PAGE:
On 12th July 1962, Ray Charles was number one with I Can’t Stop Loving You, The Beatles had recorded their first single Love Me Do and The Rolling Stones, debuted at The Marquee Club, London.

Some fifty-six years later, The Rolling Stones are still performing, and last week hit Manchester, half way through their latest tour. The Rolling Stones. Mick Jagger and Keith Richards, two childhood friends still fronting the most iconic rock ‘n roll band, both now into their seventies.

Jumping Jack Flash kicks us off. Engaging with the audience, Jagger lithe and agile. Richards full of intent, a craftsman, artisan, musicianship as intelligent and insightful as Mozart. They’ve lost none of their potency despite the advancing years. The stage graphics turn monochrome showcasing the band as various images explode and parade across the stage backdrop. Paint it Black. Gimme Shelter.

Familiar riffs ricochet from Richards’ septuagenarian fingers. It’s his sheer presence, the swagger and attitude that you notice, lips pursed, back arched, hammering out these classics tunes. Every single guitar player in every single band in the world has been influenced by Keith Richards. He is the living embodiment of the rock ‘n’ roll lifestyle. For Keith himself it’s all about the music. It’s the music that matters.

I was introduced to The Stones by my wife, they’ve some ok tunes, but it was Keith Richards the man and musician, rather than the band’s music, which particularly interests me. His biography, Life, is a wonderful voice and narrative of his, well, life, funnily enough. I guess I wasn’t expecting much more than some version of Get high, play music, crash…Get high, play music, crash…. but I found him articulate, witty, intelligent and thoughtful. By far the most impactful aspect of the book are the life lessons from a talented, high performing individual that you can take to influence your own entrepreneurial thinking.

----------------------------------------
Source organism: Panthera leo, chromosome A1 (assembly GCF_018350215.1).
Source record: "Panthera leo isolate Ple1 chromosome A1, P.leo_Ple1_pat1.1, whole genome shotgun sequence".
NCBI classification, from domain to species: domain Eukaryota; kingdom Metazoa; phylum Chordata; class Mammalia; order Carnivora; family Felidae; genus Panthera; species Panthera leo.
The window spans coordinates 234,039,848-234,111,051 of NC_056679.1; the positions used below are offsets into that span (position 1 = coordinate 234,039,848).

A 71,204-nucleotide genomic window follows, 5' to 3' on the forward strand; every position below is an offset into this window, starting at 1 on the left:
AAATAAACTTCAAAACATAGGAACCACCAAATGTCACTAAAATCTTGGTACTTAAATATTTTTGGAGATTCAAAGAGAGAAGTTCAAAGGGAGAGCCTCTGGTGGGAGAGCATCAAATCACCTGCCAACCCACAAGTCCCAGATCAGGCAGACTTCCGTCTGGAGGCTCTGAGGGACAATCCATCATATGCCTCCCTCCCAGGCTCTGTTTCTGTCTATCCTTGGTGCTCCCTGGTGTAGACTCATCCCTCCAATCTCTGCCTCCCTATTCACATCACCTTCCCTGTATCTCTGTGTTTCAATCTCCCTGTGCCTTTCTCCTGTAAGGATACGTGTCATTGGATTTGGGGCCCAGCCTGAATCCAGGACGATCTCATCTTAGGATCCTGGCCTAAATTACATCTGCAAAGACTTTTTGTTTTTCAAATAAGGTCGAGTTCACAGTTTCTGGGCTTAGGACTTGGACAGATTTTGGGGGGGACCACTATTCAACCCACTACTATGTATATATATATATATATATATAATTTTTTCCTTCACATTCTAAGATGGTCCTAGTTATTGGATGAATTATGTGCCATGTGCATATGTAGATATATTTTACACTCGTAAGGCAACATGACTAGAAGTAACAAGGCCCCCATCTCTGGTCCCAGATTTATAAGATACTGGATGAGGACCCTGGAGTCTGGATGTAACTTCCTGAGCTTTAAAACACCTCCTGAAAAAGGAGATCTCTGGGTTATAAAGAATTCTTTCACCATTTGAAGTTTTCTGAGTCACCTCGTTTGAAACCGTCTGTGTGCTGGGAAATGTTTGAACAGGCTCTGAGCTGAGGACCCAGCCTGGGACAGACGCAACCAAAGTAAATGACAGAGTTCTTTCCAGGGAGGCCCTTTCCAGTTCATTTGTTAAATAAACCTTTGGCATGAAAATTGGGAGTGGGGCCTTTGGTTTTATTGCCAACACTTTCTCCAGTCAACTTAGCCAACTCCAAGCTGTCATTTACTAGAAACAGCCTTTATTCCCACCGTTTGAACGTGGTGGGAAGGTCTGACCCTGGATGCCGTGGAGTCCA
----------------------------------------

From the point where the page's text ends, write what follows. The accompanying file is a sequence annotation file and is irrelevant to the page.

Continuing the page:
Meeting Mick Jagger in 1961 on Dartford railway station was a moment of history that saw co-founders collide to form one of the most creative and long-lasting partnerships in modern music, one that has shaped the cultural history of the last fifty years with music that has roused the world.

Richards is acknowledged as one of the greatest rhythm guitarists, but he’s even more legendary for his near-miraculous ability to survive the debauched excesses of the rock & roll lifestyle. His prodigious consumption of drugs and alcohol and tightrope-walking hedonism would likely have destroyed most of us. On-stage he epitomises guitar-hero cool as the quiet, stoic alter ego to Jagger’s extroverted frontman. Yet that part of Richards’ mystique often overshadows his considerable musical legacy.